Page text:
Ten Predictions for Rooftop Solar and Storage in 2019

Ten Predictions for Rooftop Solar and Storage in 2019

With the solar industry chaos of 2018 behind us, many of us are looking toward more predictable growth from 2019…at least until the Investment Tax Credit goes to zero for residential and 10% for commercial on December 31, 2021. Then again, we’re on the solar coaster, so it is unwise to be complacent about a rosy solar future — or the broader economy, for that matter. Here are my 10 predictions for 2019.

1. Inflation will hit residential solar installations hard
2. Good software and communications are the price of admission for future solar and battery systems
3. Supply chain issues with battery storage systems will persist
4. With a recession looming, financing will become even more important
5. U.S. solar manufacturing will continue its downward slide
6. PUCs will force utilities’ hands when it comes to grid reliability
7. Despite headwinds, batteries will continue their slow march toward 50% penetration
8. As pilot results roll in, uptake of VPPs will increase
9. Upgrades and maintenance will emerge as a key opportunity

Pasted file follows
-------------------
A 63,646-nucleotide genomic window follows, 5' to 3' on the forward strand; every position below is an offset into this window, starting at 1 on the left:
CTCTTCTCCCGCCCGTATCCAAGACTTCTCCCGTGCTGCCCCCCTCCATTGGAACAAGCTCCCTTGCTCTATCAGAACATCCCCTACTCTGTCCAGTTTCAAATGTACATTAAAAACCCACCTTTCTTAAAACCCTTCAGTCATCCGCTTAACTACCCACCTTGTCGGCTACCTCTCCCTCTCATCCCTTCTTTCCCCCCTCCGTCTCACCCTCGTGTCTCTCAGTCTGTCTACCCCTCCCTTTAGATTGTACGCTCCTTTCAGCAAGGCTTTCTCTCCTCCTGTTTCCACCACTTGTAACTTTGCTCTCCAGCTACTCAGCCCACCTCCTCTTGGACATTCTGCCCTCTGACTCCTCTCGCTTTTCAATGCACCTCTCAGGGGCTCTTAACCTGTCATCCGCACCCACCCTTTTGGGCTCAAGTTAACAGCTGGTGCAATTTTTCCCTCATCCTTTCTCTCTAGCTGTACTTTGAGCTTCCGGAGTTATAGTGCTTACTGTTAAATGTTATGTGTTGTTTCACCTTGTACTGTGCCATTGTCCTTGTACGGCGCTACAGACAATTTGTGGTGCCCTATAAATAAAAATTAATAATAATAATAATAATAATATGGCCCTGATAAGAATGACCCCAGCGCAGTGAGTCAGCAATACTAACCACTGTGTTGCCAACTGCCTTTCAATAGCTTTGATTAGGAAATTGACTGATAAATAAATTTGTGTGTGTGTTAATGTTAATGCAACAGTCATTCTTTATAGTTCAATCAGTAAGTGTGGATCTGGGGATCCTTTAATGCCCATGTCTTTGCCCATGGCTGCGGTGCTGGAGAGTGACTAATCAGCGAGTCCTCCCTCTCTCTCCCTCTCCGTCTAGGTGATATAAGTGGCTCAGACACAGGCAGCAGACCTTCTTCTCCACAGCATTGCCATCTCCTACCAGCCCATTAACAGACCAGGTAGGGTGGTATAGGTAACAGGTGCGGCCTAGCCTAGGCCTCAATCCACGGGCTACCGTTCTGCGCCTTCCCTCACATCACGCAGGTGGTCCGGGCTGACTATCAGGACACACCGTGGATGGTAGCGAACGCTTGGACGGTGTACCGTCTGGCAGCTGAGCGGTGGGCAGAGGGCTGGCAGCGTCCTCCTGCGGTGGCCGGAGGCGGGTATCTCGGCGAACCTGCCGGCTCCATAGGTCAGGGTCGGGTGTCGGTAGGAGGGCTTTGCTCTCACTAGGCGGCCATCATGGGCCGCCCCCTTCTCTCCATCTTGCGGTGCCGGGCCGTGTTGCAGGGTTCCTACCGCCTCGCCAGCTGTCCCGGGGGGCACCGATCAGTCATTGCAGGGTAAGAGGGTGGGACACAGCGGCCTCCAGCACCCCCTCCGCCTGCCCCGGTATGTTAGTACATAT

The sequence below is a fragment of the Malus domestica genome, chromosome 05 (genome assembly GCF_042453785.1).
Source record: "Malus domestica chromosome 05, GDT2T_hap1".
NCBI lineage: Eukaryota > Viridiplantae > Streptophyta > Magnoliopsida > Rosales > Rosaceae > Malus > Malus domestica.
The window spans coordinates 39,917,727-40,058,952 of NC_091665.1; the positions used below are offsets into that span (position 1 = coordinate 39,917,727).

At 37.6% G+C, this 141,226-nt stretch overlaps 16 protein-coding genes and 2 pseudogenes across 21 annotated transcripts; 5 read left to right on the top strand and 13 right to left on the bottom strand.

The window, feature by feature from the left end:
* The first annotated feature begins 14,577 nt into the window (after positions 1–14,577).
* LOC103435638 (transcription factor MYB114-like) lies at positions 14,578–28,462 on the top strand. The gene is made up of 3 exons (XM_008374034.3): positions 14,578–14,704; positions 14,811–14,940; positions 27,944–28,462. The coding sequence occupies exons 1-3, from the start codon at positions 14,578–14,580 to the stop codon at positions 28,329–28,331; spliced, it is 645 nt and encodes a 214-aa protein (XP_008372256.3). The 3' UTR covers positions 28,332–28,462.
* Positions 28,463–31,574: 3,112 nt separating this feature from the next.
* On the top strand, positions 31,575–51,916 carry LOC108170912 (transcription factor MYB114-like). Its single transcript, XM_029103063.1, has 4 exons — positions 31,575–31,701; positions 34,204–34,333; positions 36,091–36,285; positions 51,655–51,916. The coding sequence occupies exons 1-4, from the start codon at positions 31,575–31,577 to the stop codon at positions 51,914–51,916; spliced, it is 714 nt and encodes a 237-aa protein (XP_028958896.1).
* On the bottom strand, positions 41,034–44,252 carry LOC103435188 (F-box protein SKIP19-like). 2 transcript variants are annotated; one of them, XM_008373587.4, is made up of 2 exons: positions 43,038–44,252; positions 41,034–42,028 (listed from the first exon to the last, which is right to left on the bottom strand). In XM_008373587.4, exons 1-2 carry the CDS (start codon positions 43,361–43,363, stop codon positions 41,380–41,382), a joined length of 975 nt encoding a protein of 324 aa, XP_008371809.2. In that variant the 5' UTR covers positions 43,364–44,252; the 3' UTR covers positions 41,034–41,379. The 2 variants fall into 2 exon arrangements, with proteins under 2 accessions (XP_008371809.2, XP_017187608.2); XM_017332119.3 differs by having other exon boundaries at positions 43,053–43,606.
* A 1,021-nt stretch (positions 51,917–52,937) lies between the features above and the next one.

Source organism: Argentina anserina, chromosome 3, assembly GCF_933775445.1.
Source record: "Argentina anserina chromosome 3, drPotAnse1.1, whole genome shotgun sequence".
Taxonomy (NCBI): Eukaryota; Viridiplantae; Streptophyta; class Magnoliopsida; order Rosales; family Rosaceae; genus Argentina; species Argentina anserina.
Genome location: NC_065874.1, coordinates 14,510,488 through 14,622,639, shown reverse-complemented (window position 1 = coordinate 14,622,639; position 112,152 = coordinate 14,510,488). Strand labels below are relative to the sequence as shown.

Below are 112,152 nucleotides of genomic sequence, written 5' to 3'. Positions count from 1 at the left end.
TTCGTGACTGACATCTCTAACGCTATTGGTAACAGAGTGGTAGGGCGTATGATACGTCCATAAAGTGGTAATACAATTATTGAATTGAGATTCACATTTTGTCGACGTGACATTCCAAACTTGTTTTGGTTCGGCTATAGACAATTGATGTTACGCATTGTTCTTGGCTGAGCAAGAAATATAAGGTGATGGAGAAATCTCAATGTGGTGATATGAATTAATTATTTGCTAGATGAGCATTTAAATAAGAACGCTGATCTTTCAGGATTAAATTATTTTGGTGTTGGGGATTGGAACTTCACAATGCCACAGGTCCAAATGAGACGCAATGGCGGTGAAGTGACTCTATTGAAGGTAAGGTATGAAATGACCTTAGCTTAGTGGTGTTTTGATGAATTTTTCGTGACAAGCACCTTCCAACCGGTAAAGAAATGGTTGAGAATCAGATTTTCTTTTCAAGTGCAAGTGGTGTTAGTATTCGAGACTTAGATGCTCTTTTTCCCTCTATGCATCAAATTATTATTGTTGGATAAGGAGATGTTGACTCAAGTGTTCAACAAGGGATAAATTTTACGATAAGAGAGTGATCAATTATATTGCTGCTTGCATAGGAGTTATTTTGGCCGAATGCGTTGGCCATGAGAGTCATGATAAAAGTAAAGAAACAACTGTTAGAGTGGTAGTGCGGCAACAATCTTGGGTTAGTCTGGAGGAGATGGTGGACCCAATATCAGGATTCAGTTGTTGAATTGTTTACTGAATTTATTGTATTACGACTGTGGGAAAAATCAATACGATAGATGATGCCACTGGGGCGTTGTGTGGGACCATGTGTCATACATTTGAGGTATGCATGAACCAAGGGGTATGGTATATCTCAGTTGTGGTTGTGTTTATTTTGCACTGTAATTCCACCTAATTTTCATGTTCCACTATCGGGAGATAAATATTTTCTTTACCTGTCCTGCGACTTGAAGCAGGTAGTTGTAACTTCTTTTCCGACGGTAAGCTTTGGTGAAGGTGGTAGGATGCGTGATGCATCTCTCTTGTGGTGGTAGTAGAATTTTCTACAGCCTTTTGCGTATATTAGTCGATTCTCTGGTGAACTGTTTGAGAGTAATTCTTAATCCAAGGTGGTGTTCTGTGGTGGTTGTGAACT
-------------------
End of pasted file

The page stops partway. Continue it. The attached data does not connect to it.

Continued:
10. Stubborn soft costs will impede further drops in residential solar prices

As I wrap up these 2019 comments, I am humbled by Yogi Berra’s advice: “It’s tough to make predictions, especially about the future.” Nevertheless, I am confident in two key elements of our industry: We are doing the right thing for the global environment, and the economics of solar-plus-storage remain superior to any other energy source. I remain optimistic that — regardless of the next plunge in the solar coaster — our industry will continue to thrive over the long term. Please listen up to this Week’s Energy Show for the details on these 2019 Rooftop Solar and Storage predictions.

Is There a MicroGrid in Your Future

Is There a MicroGrid in Your Future


You know what they say: “Video killed the radio star.” Well I’m going out on a limb and adding video to this week’s podcast. But since my fans say I have a perfect face for radio, I’m not worried that this video podcast will affect my Arbitron ratings. Nevertheless, my guests on this video podcast are much more telegenic, so I encourage you to click through to this video link.

A few months ago I had the pleasure of organizing and moderating a panel discussion about microgrids for the MIT Club of Northern California. Basically, a microgrid is a combination of solar, batteries, inverters, software and control electronics that allow customers — both residential and commercial — to operate independently of the grid. Interest in microgrids is skyrocketing for two reasons. First, the grid is becoming less reliable, while at the same time our society is becoming more dependent on electricity. Second, time of use electric rates now peak in late afternoons and evenings, making it much more profitable to store daytime solar generation in a battery and using that energy during peak electric periods.

There are four factors limiting the growth of the microgrid industry: